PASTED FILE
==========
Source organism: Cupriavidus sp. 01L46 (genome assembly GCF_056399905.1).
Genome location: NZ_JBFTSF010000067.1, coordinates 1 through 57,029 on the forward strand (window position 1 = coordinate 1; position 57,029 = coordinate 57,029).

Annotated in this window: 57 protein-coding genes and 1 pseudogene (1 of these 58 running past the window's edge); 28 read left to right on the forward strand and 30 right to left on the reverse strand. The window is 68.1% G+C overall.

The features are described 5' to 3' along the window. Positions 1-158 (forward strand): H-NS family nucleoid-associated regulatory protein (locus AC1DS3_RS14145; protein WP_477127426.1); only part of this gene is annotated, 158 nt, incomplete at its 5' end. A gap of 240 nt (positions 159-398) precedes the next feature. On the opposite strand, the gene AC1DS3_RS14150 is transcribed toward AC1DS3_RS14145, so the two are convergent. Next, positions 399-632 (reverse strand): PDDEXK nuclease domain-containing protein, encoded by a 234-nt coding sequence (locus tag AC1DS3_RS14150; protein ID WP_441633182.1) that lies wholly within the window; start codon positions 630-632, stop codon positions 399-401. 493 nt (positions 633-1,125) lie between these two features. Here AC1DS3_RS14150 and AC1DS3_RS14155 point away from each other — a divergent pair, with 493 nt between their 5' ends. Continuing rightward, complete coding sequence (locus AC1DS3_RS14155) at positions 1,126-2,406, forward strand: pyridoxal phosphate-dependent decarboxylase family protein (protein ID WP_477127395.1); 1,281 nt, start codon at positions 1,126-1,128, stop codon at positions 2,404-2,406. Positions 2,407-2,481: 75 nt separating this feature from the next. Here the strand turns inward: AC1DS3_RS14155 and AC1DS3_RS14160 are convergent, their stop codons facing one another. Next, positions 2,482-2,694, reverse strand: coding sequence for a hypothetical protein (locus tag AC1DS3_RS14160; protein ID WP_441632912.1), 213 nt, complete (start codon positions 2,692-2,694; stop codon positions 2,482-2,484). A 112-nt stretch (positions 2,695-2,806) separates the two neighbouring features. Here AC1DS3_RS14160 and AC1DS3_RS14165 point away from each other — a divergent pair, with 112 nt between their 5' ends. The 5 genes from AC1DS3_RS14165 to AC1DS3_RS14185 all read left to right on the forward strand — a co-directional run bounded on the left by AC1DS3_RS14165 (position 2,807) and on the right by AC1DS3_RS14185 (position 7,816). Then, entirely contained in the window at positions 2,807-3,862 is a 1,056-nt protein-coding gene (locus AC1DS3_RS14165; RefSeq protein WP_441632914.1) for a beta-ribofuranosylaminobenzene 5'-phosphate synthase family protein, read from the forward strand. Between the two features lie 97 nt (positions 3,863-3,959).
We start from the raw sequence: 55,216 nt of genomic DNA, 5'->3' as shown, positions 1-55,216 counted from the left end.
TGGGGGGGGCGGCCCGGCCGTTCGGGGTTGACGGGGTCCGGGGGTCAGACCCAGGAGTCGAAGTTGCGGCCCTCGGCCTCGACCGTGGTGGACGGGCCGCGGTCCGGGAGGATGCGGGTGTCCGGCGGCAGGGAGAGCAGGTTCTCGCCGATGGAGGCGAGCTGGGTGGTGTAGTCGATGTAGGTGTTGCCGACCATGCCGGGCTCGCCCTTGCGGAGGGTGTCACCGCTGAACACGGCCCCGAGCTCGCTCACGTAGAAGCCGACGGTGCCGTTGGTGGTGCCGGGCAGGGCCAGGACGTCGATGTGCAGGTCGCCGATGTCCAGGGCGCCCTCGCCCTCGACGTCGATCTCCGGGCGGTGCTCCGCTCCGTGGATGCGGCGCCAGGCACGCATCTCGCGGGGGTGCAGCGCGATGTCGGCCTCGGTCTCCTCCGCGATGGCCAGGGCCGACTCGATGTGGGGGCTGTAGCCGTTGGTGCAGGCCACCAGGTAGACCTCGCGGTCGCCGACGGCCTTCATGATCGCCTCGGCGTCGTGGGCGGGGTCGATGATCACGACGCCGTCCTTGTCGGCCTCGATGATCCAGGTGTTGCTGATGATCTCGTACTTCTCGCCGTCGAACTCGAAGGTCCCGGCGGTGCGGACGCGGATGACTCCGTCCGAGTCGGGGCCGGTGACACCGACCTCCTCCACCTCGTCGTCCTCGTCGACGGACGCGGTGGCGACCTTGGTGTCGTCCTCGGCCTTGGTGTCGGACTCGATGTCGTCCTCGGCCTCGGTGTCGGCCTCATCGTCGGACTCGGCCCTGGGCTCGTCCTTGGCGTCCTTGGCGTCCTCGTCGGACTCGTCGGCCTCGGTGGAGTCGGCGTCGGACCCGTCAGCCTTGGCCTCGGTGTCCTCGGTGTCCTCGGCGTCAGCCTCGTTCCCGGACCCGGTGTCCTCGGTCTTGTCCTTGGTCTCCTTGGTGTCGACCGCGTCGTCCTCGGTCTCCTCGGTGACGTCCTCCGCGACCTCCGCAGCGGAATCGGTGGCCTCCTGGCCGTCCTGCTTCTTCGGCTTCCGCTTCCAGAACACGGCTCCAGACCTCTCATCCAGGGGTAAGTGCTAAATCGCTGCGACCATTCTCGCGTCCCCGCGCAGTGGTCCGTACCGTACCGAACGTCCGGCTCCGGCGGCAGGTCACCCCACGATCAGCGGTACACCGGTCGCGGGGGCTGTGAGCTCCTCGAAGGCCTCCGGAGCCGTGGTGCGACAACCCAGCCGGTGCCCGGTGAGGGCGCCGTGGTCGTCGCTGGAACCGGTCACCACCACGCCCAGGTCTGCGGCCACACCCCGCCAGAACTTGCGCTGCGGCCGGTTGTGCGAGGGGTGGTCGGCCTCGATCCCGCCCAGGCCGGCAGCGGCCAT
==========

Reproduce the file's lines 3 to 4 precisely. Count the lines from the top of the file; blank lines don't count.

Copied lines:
Annotated in this window: 57 protein-coding genes and 1 pseudogene (1 of these 58 running past the window's edge); 28 read left to right on the forward strand and 30 right to left on the reverse strand. The window is 68.1% G+C overall.

The features are described 5' to 3' along the window. Positions 1-158 (forward strand): H-NS family nucleoid-associated regulatory protein (locus AC1DS3_RS14145; protein WP_477127426.1); only part of this gene is annotated, 158 nt, incomplete at its 5' end. A gap of 240 nt (positions 159-398) precedes the next feature. On the opposite strand, the gene AC1DS3_RS14150 is transcribed toward AC1DS3_RS14145, so the two are convergent. Next, positions 399-632 (reverse strand): PDDEXK nuclease domain-containing protein, encoded by a 234-nt coding sequence (locus tag AC1DS3_RS14150; protein ID WP_441633182.1) that lies wholly within the window; start codon positions 630-632, stop codon positions 399-401. 493 nt (positions 633-1,125) lie between these two features. Here AC1DS3_RS14150 and AC1DS3_RS14155 point away from each other — a divergent pair, with 493 nt between their 5' ends. Continuing rightward, complete coding sequence (locus AC1DS3_RS14155) at positions 1,126-2,406, forward strand: pyridoxal phosphate-dependent decarboxylase family protein (protein ID WP_477127395.1); 1,281 nt, start codon at positions 1,126-1,128, stop codon at positions 2,404-2,406. Positions 2,407-2,481: 75 nt separating this feature from the next. Here the strand turns inward: AC1DS3_RS14155 and AC1DS3_RS14160 are convergent, their stop codons facing one another. Next, positions 2,482-2,694, reverse strand: coding sequence for a hypothetical protein (locus tag AC1DS3_RS14160; protein ID WP_441632912.1), 213 nt, complete (start codon positions 2,692-2,694; stop codon positions 2,482-2,484). A 112-nt stretch (positions 2,695-2,806) separates the two neighbouring features. Here AC1DS3_RS14160 and AC1DS3_RS14165 point away from each other — a divergent pair, with 112 nt between their 5' ends. The 5 genes from AC1DS3_RS14165 to AC1DS3_RS14185 all read left to right on the forward strand — a co-directional run bounded on the left by AC1DS3_RS14165 (position 2,807) and on the right by AC1DS3_RS14185 (position 7,816). Then, entirely contained in the window at positions 2,807-3,862 is a 1,056-nt protein-coding gene (locus AC1DS3_RS14165; RefSeq protein WP_441632914.1) for a beta-ribofuranosylaminobenzene 5'-phosphate synthase family protein, read from the forward strand. Between the two features lie 97 nt (positions 3,863-3,959).